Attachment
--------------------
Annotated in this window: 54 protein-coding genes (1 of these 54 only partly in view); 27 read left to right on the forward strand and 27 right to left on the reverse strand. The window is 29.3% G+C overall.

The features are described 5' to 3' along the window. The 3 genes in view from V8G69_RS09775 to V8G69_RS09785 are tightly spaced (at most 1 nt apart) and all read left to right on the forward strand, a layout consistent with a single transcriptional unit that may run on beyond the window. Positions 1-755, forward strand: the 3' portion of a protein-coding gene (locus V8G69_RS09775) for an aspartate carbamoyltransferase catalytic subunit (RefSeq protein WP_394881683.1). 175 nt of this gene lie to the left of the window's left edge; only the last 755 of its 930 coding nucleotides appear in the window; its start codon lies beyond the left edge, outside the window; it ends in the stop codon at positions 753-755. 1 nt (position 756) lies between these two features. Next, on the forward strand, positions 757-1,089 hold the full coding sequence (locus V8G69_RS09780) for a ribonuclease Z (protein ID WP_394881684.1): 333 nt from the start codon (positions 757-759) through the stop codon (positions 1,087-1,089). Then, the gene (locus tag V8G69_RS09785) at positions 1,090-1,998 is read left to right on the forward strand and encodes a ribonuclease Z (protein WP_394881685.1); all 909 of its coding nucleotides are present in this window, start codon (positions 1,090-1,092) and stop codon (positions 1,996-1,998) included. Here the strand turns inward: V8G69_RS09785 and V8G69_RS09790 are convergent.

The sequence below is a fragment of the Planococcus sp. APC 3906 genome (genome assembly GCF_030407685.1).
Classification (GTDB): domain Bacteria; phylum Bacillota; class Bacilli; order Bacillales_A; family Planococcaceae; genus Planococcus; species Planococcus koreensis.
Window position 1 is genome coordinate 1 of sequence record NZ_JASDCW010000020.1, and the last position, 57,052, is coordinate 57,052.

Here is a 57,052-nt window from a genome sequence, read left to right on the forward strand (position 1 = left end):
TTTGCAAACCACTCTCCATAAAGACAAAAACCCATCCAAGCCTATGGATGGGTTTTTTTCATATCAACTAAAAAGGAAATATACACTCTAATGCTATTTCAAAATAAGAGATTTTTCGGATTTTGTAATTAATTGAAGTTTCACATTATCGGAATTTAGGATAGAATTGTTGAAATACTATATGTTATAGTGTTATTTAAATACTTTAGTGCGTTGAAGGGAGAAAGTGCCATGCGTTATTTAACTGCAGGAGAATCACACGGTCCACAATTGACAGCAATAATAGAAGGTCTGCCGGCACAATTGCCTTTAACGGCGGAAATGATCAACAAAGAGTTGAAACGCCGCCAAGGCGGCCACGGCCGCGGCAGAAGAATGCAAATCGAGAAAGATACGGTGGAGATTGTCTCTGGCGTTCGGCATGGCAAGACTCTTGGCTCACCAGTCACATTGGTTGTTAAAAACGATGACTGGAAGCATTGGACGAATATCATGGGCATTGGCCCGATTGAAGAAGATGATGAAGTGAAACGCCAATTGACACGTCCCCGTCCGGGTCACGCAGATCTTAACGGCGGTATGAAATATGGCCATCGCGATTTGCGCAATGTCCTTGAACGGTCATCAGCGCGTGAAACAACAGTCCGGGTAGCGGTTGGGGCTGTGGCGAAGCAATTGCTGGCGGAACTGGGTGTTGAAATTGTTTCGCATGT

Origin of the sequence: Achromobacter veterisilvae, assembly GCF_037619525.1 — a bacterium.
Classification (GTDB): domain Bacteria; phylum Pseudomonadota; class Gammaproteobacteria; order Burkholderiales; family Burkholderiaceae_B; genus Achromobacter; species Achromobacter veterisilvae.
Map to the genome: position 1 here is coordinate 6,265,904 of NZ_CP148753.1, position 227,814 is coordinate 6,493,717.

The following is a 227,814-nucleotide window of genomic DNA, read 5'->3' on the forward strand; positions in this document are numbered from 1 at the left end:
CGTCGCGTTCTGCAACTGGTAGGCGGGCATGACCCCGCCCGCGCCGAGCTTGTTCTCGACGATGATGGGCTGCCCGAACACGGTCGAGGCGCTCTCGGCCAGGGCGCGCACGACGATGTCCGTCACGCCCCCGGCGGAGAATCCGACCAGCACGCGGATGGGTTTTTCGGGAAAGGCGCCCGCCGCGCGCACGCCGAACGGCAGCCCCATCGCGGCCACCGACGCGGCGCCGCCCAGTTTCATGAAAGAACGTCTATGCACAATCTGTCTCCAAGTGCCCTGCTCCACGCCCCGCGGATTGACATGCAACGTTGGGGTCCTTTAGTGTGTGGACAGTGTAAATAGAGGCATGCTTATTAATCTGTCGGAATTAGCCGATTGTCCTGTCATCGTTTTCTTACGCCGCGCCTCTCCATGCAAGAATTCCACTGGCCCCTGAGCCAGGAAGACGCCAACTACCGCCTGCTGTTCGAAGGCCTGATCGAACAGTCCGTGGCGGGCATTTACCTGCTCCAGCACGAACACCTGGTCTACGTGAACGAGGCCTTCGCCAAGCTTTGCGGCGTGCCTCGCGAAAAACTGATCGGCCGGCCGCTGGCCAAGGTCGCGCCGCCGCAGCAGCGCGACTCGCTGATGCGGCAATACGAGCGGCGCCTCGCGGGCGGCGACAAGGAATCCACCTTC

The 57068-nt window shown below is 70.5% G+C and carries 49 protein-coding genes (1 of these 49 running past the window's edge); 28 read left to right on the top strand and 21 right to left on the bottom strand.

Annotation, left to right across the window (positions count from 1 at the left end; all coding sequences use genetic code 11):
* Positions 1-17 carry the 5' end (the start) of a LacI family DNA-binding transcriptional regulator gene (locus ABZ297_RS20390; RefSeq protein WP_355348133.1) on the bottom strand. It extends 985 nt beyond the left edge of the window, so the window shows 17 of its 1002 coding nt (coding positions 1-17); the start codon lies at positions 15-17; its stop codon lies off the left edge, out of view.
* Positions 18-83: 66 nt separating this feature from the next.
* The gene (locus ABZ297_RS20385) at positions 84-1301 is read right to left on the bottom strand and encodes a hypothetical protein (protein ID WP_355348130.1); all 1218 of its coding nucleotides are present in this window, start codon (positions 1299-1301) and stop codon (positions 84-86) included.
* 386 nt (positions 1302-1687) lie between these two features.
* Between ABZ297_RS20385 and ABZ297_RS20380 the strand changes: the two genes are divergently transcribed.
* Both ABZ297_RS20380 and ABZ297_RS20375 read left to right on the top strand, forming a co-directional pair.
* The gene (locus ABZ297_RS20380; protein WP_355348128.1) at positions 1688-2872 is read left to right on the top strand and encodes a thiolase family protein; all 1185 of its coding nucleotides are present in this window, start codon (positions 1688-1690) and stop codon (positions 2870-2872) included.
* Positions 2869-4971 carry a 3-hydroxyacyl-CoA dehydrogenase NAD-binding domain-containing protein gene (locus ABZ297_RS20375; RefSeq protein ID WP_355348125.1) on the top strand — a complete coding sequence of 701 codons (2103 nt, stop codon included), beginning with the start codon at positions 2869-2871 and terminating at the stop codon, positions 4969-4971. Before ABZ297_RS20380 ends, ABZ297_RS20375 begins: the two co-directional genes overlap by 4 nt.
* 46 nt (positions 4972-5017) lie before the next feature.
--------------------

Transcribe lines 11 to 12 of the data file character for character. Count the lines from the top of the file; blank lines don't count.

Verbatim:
The following is a 227,814-nucleotide window of genomic DNA, read 5'->3' on the forward strand; positions in this document are numbered from 1 at the left end:
CGTCGCGTTCTGCAACTGGTAGGCGGGCATGACCCCGCCCGCGCCGAGCTTGTTCTCGACGATGATGGGCTGCCCGAACACGGTCGAGGCGCTCTCGGCCAGGGCGCGCACGACGATGTCCGTCACGCCCCCGGCGGAGAATCCGACCAGCACGCGGATGGGTTTTTCGGGAAAGGCGCCCGCCGCGCGCACGCCGAACGGCAGCCCCATCGCGGCCACCGACGCGGCGCCGCCCAGTTTCATGAAAGAACGTCTATGCACAATCTGTCTCCAAGTGCCCTGCTCCACGCCCCGCGGATTGACATGCAACGTTGGGGTCCTTTAGTGTGTGGACAGTGTAAATAGAGGCATGCTTATTAATCTGTCGGAATTAGCCGATTGTCCTGTCATCGTTTTCTTACGCCGCGCCTCTCCATGCAAGAATTCCACTGGCCCCTGAGCCAGGAAGACGCCAACTACCGCCTGCTGTTCGAAGGCCTGATCGAACAGTCCGTGGCGGGCATTTACCTGCTCCAGCACGAACACCTGGTCTACGTGAACGAGGCCTTCGCCAAGCTTTGCGGCGTGCCTCGCGAAAAACTGATCGGCCGGCCGCTGGCCAAGGTCGCGCCGCCGCAGCAGCGCGACTCGCTGATGCGGCAATACGAGCGGCGCCTCGCGGGCGGCGACAAGGAATCCACCTTC